People often accuse me of being overly critical and deliberately anti-conformist, views which I’m sure will only be strengthened after reading the following review. Yes, I’m afraid I have countered public opinion yet again with a less than favourable outlook on James Cameron’s latest: for while Avatar, much like Cheryl Cole, is undeniably pretty, it lacks any real substance.
First off, allow me to praise Cameron’s technical proficiency. The extent to which mo-cap has been utilised for this film is nothing short of mind-boggling. The characters are by and large impressive and believable, and although they don’t quite match the textured complexity and sophistication of Disney’s Davy Jones, they come awfully close. The world of Pandora also is beautifully crafted, with a cinematographer taking full advantage of the digitally crafted scenery to truly inspire awe, particularly in the epic finale. To have employed so many steadicam sequences in a film as multifaceted as this one is no mean feat, a testament to how far cinema has come in the past decade. Of course the 3D glasses add an extra layer of depth, but it is hardly the deal-breaker, faring nowhere near as well as Cameron evangelists would have you believe, and it certainly doesn’t usurp A Christmas Carol (2009)’s dominance within the realm of three dimensions.
However, its real problems lie buried beneath this rather showy exterior. For all the visual dexterity erupting across the screen, Avatar is, at its core, a rather dull experience. Strip away the flamboyance and what remains is nothing more than a bogstandard piece of Hollywood entertainment masquerading as a revolution. Once the CG novelty has worn off, the film becomes an overly long re-hash of Pocahontas (1995), The Last Samurai (2003) and a dozen other features in which the hero aligns himself with the much misunderstood enemy; a concept which District 9 (2009) executed in a far more original and downright entertaining way.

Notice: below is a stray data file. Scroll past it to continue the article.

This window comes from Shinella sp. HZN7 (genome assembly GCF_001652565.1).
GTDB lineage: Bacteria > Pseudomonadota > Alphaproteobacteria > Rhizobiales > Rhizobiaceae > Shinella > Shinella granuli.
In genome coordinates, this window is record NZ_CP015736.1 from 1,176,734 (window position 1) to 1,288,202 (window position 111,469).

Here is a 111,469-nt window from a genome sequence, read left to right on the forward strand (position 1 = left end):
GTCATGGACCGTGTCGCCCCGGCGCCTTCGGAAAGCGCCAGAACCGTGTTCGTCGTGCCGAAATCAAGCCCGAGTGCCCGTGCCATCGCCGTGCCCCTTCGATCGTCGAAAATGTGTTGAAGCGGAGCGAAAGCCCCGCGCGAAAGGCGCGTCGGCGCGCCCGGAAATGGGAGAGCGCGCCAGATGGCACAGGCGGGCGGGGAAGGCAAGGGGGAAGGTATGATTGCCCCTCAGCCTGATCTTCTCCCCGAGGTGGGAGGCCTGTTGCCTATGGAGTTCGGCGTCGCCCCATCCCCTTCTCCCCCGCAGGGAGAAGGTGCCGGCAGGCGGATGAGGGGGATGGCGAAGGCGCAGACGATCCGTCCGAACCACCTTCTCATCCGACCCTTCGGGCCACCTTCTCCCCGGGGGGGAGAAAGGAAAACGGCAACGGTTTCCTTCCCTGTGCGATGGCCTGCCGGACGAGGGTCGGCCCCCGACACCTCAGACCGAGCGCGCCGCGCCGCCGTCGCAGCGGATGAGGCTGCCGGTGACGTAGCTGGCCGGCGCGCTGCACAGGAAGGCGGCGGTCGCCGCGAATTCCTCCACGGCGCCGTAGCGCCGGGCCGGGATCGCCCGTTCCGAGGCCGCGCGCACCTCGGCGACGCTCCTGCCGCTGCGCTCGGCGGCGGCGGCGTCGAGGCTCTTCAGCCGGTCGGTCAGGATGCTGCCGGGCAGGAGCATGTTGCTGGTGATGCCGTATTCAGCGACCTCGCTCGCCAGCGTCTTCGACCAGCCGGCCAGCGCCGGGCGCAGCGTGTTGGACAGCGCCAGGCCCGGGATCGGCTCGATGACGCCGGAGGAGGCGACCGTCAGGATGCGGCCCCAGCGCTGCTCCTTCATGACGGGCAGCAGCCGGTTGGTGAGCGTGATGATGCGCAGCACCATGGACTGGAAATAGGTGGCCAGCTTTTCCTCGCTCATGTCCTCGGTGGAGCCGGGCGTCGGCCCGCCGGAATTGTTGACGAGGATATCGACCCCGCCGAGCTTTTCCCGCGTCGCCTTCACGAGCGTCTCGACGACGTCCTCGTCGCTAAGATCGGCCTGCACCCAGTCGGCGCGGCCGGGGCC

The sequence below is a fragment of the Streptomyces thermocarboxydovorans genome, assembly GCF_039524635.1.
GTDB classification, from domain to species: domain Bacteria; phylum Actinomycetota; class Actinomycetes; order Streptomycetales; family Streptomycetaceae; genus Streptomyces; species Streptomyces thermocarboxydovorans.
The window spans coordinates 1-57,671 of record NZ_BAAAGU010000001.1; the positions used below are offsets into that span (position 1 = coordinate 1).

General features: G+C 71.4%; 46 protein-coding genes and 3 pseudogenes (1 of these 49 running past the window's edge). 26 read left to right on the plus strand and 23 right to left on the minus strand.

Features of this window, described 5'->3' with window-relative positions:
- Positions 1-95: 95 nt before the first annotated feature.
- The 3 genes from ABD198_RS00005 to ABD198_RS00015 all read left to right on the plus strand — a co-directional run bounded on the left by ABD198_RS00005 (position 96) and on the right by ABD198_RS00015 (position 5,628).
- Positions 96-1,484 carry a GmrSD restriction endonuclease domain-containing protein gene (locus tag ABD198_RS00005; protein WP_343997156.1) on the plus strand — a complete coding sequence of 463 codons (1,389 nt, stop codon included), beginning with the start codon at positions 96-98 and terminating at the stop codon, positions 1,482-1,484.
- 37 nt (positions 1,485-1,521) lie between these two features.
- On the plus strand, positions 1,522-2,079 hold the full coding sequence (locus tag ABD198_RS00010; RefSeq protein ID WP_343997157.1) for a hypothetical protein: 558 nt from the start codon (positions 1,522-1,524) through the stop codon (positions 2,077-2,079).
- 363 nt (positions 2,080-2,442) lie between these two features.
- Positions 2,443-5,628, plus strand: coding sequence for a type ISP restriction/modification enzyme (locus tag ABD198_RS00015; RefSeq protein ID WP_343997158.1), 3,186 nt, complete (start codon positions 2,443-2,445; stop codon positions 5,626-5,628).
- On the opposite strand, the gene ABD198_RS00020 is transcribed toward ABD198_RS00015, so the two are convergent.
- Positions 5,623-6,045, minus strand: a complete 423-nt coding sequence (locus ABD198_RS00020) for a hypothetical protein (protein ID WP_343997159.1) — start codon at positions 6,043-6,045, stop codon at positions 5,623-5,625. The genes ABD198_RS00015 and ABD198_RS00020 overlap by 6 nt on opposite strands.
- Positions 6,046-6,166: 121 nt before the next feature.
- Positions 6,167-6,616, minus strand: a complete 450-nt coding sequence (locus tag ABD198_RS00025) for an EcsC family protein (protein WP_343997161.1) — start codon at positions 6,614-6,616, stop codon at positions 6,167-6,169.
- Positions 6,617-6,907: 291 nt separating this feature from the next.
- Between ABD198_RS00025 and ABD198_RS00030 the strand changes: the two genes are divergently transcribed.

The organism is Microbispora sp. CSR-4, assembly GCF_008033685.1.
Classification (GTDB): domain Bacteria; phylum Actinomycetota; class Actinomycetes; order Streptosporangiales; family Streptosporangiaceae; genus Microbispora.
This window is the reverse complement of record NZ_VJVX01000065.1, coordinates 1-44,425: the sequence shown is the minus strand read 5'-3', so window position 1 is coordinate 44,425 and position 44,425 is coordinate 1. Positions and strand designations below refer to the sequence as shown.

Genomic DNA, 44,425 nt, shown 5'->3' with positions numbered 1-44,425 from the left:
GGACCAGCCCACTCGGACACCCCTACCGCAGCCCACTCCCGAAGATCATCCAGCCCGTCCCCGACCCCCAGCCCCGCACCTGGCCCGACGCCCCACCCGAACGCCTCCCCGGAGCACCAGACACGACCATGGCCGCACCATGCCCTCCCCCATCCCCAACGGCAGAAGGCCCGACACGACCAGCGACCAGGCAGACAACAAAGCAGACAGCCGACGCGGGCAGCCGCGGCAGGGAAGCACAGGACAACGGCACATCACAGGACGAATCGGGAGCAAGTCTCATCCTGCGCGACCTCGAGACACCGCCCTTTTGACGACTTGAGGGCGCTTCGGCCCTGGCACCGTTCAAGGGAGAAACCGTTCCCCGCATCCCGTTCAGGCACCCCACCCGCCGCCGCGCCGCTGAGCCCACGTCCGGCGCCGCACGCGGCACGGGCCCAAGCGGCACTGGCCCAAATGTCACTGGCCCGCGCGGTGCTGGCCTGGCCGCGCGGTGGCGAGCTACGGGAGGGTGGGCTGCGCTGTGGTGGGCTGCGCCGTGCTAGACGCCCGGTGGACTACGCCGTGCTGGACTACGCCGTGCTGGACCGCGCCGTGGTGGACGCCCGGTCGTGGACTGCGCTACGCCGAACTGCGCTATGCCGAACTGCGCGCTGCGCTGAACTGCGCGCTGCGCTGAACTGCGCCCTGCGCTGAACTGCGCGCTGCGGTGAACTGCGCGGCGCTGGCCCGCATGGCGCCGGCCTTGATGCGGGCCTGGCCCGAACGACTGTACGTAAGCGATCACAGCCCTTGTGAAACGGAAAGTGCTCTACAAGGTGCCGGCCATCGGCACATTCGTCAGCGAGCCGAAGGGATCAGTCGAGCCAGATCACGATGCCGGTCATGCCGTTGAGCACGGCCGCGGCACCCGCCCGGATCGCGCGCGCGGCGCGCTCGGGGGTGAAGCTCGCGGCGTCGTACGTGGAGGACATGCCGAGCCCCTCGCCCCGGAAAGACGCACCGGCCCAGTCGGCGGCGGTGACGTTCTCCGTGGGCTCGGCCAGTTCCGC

As it reaches the midway point in which overrated man of the moment Sam Worthington becomes friendly with the natives, it falls into a depression from which it never really recovers. The bonding between these two worlds is nowhere near as interesting as it should be and the entire section seems largely irrelevant in regards to the story as a whole. Is it about different cultures or the profits of war? The two themes needn’t be mutually exclusive, but must they be executed so joylessly?
Essentially, Cameron wants to have his cake and eat it. Create a modern wartime allegory which doubles as a sci-fi actioner. The two seem jarringly at odds, although his political ideals are unashamedly clear, drawing up yet another Vietnam/Iraqi war analogy long after it stopped being fashionable to do so. And like a true leftist, Cameron goes all out in painting his tableaux with anti-American-cum-politically correct propaganda, courtesy of barbarous US militants and Islamic fundamentalists-turned-peace-loving victims. The former are two dimensional capitalists with zero believability, the latter acting like drug addled hippies so infuriatingly serious that their new-age spiritualism makes Mormonism look exciting by comparison.
Alongside such 80’s-esque lines as “I didn’t sign up for this shit”, each character is nothing more than a cardboard cut-out of a familiar archetype and with no one to root for it’s difficult to care about the ending, whether it looks good or not. As a technical demonstration, it’s outstanding. But changing cinema? We’re not quite there yet.